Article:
- Format: Xbox One (version reviewed), PC, PS4
- Unleashed: Out Now
- Publisher: pqube
- Developer: Milestone S.r.l.
- Players: 1 (offline) and online multiplayer
- Site: http://sebastienloebrallyevo.com
- Game disc provided by the publisher
There have been racing games for about as long as there have been games of any kind. Nowadays, they tend to be split into two categories; (a) tedious “cool” racers full of characters that middle-aged executives think young people like, and (b) simulators that aim to look and feel as realistic as possible. Sébastien Loeb Rally Evo is however a rally game (as the name indeed hints at), and therefore stands out from the crowd by default. Rally titles are still surprisingly few and far between. It’s closer to the realistic side of things as you might expect, but it doesn’t get a free pass just because it doesn’t have a lot of comparable competition. Is it a good rally game?
Given that there’s no PS3 or 360 version of this, you may be surprised (and disappointed) to learn that it looks like a PS3 or 360 title. Middling graphics on a game exclusive to the most powerful consoles is usually a warning sign of a shoddy game. While there’s clearly a limited budget at work here, though, there is absolutely no doubt that Milestone have worked extremely hard to squeeze every last penny’s worth out of it.
One of the main points where rally games differ from other racers is that there’s no consistency of road surface, and that’s certainly the case here. The WRC license may be held by another company, but that doesn’t hold this game back at all. Not only are there a variety of surfaces to thunder over (and basically, anything but dry tarmac will see you wrestling with the car if you’re trying for the best time you can), the tracks themselves have been recreated as carefully as possible; “scanned”, in fact, if the press release is to be believed. Although very few of us at CG are professional rally drivers, it’s clear to us that these routes are like real roads; humps and bumps that aren’t meant to be taken at speed, inappropiately steep corners, frustratingly narrow sections of track, trees that jump in front of you… well, that’s how it seemed sometimes, anyway.
Whichever car you’re driving, most of the time it’ll sound like an irritated lawnmower. It won’t feel like one though, and the more powerful the car (of which there are many, all licensed, with optional damage), the more noticeable the difference. The gulf between the piddly thing you get to begin with and the powerful beasts at the top end of the scale is immense. Roaring down a track in the most powerful cars, against the clock and through a tight and unforgiving course, is a tense and thrilling experience.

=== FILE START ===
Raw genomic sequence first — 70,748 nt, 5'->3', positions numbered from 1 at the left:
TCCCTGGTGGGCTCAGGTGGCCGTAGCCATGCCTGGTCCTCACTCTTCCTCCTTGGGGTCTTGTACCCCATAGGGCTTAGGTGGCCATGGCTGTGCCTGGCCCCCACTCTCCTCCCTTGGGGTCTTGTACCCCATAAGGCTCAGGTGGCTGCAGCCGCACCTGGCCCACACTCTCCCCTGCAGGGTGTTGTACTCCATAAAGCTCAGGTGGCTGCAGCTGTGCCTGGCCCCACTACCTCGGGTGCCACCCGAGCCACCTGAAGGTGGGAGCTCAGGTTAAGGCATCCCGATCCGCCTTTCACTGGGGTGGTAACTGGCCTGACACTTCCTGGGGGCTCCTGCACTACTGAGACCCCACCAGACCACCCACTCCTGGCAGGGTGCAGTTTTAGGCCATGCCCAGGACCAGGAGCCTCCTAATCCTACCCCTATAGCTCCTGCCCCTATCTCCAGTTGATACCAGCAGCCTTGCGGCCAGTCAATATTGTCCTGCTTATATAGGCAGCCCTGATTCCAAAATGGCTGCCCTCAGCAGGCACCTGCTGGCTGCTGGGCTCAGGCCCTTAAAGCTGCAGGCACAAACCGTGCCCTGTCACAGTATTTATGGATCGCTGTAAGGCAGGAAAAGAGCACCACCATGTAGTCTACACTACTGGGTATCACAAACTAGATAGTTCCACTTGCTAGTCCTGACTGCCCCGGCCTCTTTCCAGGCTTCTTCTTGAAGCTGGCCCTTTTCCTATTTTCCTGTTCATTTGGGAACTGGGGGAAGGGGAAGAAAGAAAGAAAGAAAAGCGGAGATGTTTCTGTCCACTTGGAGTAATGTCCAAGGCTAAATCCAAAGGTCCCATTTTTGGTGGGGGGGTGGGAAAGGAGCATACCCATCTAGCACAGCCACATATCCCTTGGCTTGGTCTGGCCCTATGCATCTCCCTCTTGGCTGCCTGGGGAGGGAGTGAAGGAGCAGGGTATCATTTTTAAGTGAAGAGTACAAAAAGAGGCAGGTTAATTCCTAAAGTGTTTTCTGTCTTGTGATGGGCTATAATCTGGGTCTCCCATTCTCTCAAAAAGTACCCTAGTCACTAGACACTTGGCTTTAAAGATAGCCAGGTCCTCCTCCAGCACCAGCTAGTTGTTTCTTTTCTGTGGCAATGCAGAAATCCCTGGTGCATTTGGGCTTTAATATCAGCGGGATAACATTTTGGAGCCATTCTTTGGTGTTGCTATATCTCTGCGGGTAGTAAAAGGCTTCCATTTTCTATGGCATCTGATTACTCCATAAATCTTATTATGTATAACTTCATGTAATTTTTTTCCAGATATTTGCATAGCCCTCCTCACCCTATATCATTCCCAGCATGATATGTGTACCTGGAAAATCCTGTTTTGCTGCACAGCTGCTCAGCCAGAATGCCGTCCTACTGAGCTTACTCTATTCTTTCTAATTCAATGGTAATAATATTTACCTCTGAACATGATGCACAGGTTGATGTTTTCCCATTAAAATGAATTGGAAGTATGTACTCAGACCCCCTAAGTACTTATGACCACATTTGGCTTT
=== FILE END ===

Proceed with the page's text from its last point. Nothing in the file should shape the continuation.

Turn all the assists off, and if you’re anything less than an actual rally driver, you’re going to struggle. You can even fiddle with a load of intimidating tuning options before each race; if you’re a petrolhead and you don’t mind unfriendly terrain, you’ll be in heaven here. Ignoring all the tuning completely and ramping all the assists up in a terrified panic is a perfectly valid option, but you’ll still find yourself challenged more than in most car games. Turning on the racing line is a great way to learn the tracks, but is absolutely not a guarantee of success.
You may well associate rally games with racing through the wilderness without any sign of another automobile, and that’s certainly the case most of the time here. There are also rallycross events however, which if you don’t know basically means racing against other cars in specially designed tracks. The game remains tough as ever here, but that also means that emerging victorious is all the more satisfying. There’s an online mode… but, playing it previous to release, we found it literally impossible to find anybody to play with.
Besides the career mode, where you aim to join Sébastien Loeb himself, there are ‘Loeb Events’ and the ‘Loeb Experience’. Supported by mini interviews with the man himself found elsewhere in the game, each one of these events gives you a specific car and track combo to recreate a highlight or important event of his career. It’s a great idea, and adds gigantic dollops of appeal for Sébastien Loeb fans; but you don’t need to be a fan to appreciate the extra content.
As seems to be the law when designing a racing game nowadays, there’s a rewind feature which allows you to undo any mistakes. Purists may baulk and splutter at the idea, but it’s not compulsory and will be welcomed by many. The length of time you can rewind is limited however and, even worse, there’s a significant delay of several seconds between each use of the feature. What this means in practical terms is that, sometimes, you’ll find that you’ve crashed or made a mistake in some way that you can’t undo. It’s easy to say “git gud”, but the whole point of a rewind feature is to bypass any and every such event should you so wish.
We encountered a few frame rate blips, but these represented less than one percent of our time with the game, and each time lasted only a second or so. Of more concern were the two occasions, on two different tracks, where we somehow managed to crash so spectacularly that our car landed on its side. The problem was that it’s not possible to right your car when this happens, and for some reason the game’s reset-to-track mechanic never kicked in. The aforementioned rewind issues also meant that it was impossible for us to recover sufficiently from one of these.
Technical issues aside, this is a good choice for general racing fans looking for a challenge as well as rally enthusiasts and the Loeb fanbase in particular. We’ll update the review if multiplayer populates, works properly, and adds to the experience significantly; but at the moment that, along with a lack of offline multiplayer, is one of the few things holding this back from shifting gears between ‘good’ and ‘great’.